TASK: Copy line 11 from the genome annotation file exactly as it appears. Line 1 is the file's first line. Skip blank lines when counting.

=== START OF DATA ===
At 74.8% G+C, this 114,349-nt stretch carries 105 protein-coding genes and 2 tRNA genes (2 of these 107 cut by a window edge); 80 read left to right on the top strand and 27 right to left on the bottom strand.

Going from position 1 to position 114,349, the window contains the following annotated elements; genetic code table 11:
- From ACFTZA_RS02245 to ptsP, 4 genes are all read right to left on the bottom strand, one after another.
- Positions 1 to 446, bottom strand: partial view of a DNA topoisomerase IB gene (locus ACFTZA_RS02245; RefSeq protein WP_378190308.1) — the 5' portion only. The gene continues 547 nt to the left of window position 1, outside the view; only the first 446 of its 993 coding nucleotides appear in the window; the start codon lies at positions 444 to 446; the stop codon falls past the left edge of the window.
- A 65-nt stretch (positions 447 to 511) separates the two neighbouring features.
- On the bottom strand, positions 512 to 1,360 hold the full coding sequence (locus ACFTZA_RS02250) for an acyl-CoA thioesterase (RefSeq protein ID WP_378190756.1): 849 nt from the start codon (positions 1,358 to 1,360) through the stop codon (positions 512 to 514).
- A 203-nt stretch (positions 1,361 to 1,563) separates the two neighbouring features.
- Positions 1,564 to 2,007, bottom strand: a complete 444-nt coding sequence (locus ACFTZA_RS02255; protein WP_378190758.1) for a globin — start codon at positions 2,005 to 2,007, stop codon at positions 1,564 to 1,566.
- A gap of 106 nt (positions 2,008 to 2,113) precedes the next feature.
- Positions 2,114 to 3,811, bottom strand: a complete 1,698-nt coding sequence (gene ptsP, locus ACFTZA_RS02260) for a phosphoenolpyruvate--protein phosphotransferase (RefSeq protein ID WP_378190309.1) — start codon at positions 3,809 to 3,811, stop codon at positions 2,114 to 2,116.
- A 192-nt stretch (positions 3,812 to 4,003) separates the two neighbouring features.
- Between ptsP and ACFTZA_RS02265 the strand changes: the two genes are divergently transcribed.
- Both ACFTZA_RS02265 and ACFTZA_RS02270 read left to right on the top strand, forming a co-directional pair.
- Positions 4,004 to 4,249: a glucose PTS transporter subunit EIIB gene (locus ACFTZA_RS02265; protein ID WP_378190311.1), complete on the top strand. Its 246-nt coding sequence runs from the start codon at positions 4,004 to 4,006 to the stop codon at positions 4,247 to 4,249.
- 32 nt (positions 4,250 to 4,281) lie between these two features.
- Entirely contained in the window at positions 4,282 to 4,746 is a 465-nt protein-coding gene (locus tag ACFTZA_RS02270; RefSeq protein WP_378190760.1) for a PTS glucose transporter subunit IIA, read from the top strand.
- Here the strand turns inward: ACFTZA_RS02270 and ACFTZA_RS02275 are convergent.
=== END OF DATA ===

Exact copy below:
- A 192-nt stretch (positions 3,812 to 4,003) separates the two neighbouring features.